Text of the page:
Assume you are single, and are accused of committing sexual assault during a weekend celebrating with a group of friends in New York City. You return to work, and your employer, a government contractor, tells you, that as a result of the accusation, your work-essential security clearance has been pulled. You must report to your job every day, but since you have no clearance, you will receive no meaningful assignments, and must just sit at your desk. You were slated for a promotion, but it is held up by your employer pending results of the grand jury investigation and possible trial. They also hold up any pay increase. Because your employer paid for your specialized undergraduate education, and you are contractually obligated to work for them for 6 years, you cannot quit and move on.
Some months later, a grand jury is convened and hears evidence. Your lawyer asks the District Attorney to provide immunity to a witness who can provide testimony that will exculpate you. The District Attorney denies the request. Even without that evidence, the grand jury concludes there is not enough evidence to warrant a trial. This is reported to the District Attorney. He rejects this grand jury recommendation. Your lawyer goes to court making a motion that the witness be given immunity. This motion is granted. After another significant delay, the same grand jury holds another hearing, considering this new important evidence, and for second time recommends the case not go to trial. The District Attorney, with no explanation, again disregards their recommendation and orders his prosecutors to proceed with a criminal trial against you.
This District attorney gets to select your jury. In order for you to be found guilty, only 3 of the 5 jurors must agree on the verdict. If you are convicted, you could go to prison for 10 years.
You now face a trial that will be ugly and embarrassing, a public display of highly intimate sexual details about the night in question. Your trial does not start until over 4 years after you are accused. Are you getting a fair shake? Is this justice?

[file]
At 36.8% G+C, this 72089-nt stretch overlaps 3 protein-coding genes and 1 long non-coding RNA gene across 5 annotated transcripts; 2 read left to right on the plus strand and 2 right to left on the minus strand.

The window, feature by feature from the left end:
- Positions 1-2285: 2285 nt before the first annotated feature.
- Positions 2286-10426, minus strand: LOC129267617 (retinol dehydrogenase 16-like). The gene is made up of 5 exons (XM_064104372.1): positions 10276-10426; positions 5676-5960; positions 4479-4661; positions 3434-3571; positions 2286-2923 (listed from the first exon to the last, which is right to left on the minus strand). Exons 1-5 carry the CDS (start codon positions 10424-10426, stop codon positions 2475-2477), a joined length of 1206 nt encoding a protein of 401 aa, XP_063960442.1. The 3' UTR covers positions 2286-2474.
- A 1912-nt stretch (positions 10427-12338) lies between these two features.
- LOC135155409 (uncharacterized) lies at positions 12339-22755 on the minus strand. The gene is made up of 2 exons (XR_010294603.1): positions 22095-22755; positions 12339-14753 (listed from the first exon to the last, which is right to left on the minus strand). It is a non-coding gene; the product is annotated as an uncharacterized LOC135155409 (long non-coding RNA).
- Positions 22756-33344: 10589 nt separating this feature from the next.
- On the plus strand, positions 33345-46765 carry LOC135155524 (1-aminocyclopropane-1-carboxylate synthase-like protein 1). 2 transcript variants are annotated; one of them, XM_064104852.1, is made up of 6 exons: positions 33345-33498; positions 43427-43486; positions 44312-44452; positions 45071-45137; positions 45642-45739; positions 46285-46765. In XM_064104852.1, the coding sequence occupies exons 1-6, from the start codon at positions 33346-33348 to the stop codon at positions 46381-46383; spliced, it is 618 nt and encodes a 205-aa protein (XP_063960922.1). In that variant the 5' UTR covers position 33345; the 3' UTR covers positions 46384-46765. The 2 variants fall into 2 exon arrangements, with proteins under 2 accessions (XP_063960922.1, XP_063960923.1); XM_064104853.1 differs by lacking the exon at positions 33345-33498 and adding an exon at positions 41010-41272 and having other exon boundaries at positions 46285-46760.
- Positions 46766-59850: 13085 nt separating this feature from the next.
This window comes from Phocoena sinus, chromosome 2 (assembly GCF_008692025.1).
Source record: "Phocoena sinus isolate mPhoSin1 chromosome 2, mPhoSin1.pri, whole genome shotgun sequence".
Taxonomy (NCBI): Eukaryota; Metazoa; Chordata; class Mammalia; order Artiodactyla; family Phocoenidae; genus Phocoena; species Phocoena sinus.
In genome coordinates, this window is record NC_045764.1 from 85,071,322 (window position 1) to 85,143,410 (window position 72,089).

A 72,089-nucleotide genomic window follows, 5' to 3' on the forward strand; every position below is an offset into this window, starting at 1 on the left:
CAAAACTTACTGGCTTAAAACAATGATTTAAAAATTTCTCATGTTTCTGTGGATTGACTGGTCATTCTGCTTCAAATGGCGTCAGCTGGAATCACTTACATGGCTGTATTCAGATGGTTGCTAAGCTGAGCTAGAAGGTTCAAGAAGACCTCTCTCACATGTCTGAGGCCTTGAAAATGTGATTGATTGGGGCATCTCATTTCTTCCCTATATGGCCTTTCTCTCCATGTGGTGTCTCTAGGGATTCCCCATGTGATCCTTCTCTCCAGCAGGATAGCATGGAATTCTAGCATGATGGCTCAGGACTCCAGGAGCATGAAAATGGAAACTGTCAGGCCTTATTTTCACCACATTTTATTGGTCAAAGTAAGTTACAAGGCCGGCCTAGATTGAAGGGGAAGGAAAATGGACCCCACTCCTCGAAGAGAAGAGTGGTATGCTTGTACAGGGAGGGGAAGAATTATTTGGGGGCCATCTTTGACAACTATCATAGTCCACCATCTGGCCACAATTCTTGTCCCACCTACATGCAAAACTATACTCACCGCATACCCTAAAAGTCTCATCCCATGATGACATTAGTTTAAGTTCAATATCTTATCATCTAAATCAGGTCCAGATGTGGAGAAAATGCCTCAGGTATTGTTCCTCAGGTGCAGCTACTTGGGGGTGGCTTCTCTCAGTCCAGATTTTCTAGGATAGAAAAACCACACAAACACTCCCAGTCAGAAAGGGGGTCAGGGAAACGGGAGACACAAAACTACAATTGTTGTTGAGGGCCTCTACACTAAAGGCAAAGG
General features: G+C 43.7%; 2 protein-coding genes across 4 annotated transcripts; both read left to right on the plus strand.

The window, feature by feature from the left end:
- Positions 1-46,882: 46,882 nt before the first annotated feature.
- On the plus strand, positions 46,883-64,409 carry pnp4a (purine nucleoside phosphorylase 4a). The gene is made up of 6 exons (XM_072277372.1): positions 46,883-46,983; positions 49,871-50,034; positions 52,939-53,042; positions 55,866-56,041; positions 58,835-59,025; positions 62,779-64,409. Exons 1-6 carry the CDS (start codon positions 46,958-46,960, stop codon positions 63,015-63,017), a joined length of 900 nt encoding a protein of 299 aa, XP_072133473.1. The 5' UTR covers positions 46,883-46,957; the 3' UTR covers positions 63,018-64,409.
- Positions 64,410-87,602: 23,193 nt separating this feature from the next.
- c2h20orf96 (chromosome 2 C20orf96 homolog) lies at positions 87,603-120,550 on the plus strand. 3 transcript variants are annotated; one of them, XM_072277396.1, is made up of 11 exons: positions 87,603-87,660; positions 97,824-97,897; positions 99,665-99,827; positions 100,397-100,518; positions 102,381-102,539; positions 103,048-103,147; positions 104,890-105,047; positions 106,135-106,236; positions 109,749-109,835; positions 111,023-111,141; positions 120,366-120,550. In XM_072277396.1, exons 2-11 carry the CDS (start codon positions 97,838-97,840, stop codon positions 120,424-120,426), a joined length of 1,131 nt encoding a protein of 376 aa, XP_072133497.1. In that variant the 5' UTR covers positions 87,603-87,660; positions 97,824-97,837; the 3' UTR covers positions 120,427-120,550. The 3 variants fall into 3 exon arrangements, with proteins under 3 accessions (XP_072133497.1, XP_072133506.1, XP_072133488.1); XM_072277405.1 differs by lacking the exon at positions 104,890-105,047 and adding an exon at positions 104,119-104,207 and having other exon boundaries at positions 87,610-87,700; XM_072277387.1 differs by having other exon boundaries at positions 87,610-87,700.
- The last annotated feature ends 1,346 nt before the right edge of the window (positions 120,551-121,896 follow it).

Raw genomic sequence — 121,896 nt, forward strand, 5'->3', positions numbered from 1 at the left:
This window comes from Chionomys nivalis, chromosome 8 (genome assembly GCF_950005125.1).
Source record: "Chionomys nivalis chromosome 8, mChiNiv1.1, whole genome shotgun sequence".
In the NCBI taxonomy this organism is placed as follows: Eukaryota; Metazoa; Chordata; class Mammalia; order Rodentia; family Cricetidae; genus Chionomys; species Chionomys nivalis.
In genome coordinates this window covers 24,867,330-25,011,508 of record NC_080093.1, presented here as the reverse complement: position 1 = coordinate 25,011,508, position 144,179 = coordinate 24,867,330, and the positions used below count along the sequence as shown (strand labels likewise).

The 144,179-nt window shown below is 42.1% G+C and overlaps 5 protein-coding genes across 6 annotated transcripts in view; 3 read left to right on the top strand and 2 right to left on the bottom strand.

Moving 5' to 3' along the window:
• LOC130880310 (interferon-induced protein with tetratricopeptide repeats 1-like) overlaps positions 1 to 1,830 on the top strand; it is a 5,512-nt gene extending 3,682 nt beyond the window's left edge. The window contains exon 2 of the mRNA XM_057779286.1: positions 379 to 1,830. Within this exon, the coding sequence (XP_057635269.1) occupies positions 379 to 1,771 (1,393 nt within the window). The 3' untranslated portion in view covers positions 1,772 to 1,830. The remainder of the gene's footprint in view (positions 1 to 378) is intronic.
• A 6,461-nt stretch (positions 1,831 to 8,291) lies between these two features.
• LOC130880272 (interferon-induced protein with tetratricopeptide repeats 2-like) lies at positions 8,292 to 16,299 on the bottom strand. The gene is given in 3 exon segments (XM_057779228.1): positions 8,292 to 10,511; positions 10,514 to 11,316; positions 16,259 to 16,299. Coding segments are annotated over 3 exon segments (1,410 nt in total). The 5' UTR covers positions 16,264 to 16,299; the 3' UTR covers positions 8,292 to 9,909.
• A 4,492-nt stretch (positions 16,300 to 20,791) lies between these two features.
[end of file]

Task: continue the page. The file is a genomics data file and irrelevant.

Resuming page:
Tragically, this is not a theoretical scenario. It is the reality faced by Air Force 1st Lt Josh Seefried, a 2009 Air Force Academy graduate. He is a cost analyst for the Air Force, stationed at a military base in the Washington, D.C area. This assignment requires a security clearance.
Seefried is also gay. He was the co-founder of an organization known as OutServe. This group of LGBT actively serving military members was critical in providing highly essential information and data used to accomplish repeal of the law previously known as "Don't Ask, Don't Tell" ("DADT"). Due to his leadership role at OutServe, and the publicity he and the organization received after repeal was implemented, he is arguably a public person. Because of the important role he played in the repeal of DADT, Seefried likely has enemies within the military and without.
Another gay officer, a Marine 1st Lt, accused Seefried of sexual assault during the annual Fleet Week in New York City in 2012. The Marine claimed Seefried committed this assault after a day of drinking and partying with a group of gay officers. He contends that same evening, Seefried, without his consent, touched him, performed oral sex on him, and also may have penetrated his anus. Seefried denies these allegations.
Because of where Seefried is stationed, he falls under the legal jurisdiction of the Air Force District of Washington ("AFDW"). The Commander of AFDA is Major General Darryl W. Burke. As such, in the military justice system, Burke has immense legal power as the Convening Authority. An analogy could be drawn between Burke's authority and that of a civilian district attorney.